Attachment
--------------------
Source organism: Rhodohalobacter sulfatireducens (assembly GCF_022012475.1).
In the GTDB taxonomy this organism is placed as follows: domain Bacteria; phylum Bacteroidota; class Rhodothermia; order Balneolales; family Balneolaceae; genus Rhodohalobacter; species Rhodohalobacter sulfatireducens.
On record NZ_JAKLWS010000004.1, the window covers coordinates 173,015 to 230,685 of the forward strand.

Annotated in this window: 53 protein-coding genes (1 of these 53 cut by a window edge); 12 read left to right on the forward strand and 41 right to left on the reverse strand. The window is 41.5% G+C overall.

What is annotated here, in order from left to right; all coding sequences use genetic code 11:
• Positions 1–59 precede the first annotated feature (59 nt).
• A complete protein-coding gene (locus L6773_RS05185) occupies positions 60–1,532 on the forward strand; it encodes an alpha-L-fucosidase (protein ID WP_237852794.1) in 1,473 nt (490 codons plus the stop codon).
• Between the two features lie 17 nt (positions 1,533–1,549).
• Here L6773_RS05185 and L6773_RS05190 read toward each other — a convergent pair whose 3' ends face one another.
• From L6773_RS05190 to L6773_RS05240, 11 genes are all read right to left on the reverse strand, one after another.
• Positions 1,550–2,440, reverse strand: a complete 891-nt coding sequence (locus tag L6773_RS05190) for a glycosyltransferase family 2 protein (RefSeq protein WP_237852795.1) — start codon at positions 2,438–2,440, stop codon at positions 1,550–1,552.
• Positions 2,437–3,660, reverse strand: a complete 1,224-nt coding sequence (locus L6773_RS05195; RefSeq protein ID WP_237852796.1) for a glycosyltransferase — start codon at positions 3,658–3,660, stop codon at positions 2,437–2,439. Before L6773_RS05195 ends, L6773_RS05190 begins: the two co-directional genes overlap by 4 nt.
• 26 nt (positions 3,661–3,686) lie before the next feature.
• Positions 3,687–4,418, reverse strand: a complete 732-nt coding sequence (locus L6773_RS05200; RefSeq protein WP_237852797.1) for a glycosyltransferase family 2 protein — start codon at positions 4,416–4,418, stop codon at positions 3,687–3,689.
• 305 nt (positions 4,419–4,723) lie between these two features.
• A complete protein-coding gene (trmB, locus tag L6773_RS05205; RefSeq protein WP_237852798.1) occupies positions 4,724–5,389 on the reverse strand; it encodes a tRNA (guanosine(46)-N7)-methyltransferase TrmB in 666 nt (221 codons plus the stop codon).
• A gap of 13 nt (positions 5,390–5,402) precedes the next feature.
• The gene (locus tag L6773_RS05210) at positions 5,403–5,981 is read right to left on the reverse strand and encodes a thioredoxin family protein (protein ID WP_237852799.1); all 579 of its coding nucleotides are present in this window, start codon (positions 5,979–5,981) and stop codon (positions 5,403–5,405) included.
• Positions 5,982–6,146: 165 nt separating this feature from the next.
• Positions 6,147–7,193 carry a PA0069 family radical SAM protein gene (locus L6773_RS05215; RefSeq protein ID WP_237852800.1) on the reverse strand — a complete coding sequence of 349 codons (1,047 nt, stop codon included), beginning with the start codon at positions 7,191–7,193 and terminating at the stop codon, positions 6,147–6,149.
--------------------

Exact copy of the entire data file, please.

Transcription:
Source organism: Rhodohalobacter sulfatireducens (assembly GCF_022012475.1).
In the GTDB taxonomy this organism is placed as follows: domain Bacteria; phylum Bacteroidota; class Rhodothermia; order Balneolales; family Balneolaceae; genus Rhodohalobacter; species Rhodohalobacter sulfatireducens.
On record NZ_JAKLWS010000004.1, the window covers coordinates 173,015 to 230,685 of the forward strand.

Annotated in this window: 53 protein-coding genes (1 of these 53 cut by a window edge); 12 read left to right on the forward strand and 41 right to left on the reverse strand. The window is 41.5% G+C overall.

What is annotated here, in order from left to right; all coding sequences use genetic code 11:
• Positions 1–59 precede the first annotated feature (59 nt).
• A complete protein-coding gene (locus L6773_RS05185) occupies positions 60–1,532 on the forward strand; it encodes an alpha-L-fucosidase (protein ID WP_237852794.1) in 1,473 nt (490 codons plus the stop codon).
• Between the two features lie 17 nt (positions 1,533–1,549).
• Here L6773_RS05185 and L6773_RS05190 read toward each other — a convergent pair whose 3' ends face one another.
• From L6773_RS05190 to L6773_RS05240, 11 genes are all read right to left on the reverse strand, one after another.
• Positions 1,550–2,440, reverse strand: a complete 891-nt coding sequence (locus tag L6773_RS05190) for a glycosyltransferase family 2 protein (RefSeq protein WP_237852795.1) — start codon at positions 2,438–2,440, stop codon at positions 1,550–1,552.
• Positions 2,437–3,660, reverse strand: a complete 1,224-nt coding sequence (locus L6773_RS05195; RefSeq protein ID WP_237852796.1) for a glycosyltransferase — start codon at positions 3,658–3,660, stop codon at positions 2,437–2,439. Before L6773_RS05195 ends, L6773_RS05190 begins: the two co-directional genes overlap by 4 nt.
• 26 nt (positions 3,661–3,686) lie before the next feature.
• Positions 3,687–4,418, reverse strand: a complete 732-nt coding sequence (locus L6773_RS05200; RefSeq protein WP_237852797.1) for a glycosyltransferase family 2 protein — start codon at positions 4,416–4,418, stop codon at positions 3,687–3,689.
• 305 nt (positions 4,419–4,723) lie between these two features.
• A complete protein-coding gene (trmB, locus tag L6773_RS05205; RefSeq protein WP_237852798.1) occupies positions 4,724–5,389 on the reverse strand; it encodes a tRNA (guanosine(46)-N7)-methyltransferase TrmB in 666 nt (221 codons plus the stop codon).
• A gap of 13 nt (positions 5,390–5,402) precedes the next feature.
• The gene (locus tag L6773_RS05210) at positions 5,403–5,981 is read right to left on the reverse strand and encodes a thioredoxin family protein (protein ID WP_237852799.1); all 579 of its coding nucleotides are present in this window, start codon (positions 5,979–5,981) and stop codon (positions 5,403–5,405) included.
• Positions 5,982–6,146: 165 nt separating this feature from the next.
• Positions 6,147–7,193 carry a PA0069 family radical SAM protein gene (locus L6773_RS05215; RefSeq protein ID WP_237852800.1) on the reverse strand — a complete coding sequence of 349 codons (1,047 nt, stop codon included), beginning with the start codon at positions 7,191–7,193 and terminating at the stop codon, positions 6,147–6,149.